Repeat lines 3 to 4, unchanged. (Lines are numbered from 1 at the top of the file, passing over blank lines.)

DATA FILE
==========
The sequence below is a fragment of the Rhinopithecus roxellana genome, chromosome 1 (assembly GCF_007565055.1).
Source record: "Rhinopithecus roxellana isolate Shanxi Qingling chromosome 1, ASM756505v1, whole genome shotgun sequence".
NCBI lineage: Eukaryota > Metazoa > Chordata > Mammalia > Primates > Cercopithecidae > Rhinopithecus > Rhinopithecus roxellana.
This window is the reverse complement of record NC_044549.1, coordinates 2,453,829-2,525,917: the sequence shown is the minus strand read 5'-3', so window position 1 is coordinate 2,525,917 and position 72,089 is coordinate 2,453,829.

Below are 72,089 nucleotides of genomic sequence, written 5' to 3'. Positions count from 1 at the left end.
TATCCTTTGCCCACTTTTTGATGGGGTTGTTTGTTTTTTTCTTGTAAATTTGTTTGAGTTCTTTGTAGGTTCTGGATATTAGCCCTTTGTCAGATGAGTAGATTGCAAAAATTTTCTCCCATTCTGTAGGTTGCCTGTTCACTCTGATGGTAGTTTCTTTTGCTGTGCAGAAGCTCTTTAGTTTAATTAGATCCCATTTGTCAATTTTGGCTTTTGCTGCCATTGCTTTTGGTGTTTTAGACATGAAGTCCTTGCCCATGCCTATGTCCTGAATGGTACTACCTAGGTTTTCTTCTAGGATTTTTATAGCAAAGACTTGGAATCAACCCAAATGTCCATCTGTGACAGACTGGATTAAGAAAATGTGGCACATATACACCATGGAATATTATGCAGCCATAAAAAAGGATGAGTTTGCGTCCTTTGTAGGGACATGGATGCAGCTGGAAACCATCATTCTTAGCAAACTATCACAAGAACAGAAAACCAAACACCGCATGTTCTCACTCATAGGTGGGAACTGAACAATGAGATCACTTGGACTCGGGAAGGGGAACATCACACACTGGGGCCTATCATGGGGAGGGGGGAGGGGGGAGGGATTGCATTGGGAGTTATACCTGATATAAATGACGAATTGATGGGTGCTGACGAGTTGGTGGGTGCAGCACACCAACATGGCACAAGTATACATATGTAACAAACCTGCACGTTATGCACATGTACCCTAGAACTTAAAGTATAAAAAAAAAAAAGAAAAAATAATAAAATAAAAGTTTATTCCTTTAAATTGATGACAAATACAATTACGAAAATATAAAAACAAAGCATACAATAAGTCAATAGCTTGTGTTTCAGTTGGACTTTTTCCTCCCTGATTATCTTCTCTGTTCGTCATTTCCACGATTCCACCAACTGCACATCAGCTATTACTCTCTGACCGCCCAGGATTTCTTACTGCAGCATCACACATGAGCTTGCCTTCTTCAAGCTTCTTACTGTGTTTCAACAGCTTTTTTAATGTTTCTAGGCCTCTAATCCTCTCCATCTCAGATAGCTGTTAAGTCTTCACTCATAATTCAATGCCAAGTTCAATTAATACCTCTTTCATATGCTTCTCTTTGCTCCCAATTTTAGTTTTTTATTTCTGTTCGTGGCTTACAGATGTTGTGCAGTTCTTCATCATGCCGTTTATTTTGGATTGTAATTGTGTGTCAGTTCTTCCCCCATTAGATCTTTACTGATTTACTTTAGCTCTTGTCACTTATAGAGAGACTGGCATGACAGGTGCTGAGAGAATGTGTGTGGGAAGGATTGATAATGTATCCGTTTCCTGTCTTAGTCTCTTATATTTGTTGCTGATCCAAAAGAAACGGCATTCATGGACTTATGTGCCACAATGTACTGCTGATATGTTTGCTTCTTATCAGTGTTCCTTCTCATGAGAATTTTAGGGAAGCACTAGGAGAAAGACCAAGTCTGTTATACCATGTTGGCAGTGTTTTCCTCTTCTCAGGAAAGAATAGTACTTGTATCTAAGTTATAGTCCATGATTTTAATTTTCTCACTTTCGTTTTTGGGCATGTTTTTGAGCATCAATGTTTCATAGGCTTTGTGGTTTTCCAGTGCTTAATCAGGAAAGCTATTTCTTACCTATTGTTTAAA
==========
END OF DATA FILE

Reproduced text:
NCBI lineage: Eukaryota > Metazoa > Chordata > Mammalia > Primates > Cercopithecidae > Rhinopithecus > Rhinopithecus roxellana.
This window is the reverse complement of record NC_044549.1, coordinates 2,453,829-2,525,917: the sequence shown is the minus strand read 5'-3', so window position 1 is coordinate 2,525,917 and position 72,089 is coordinate 2,453,829.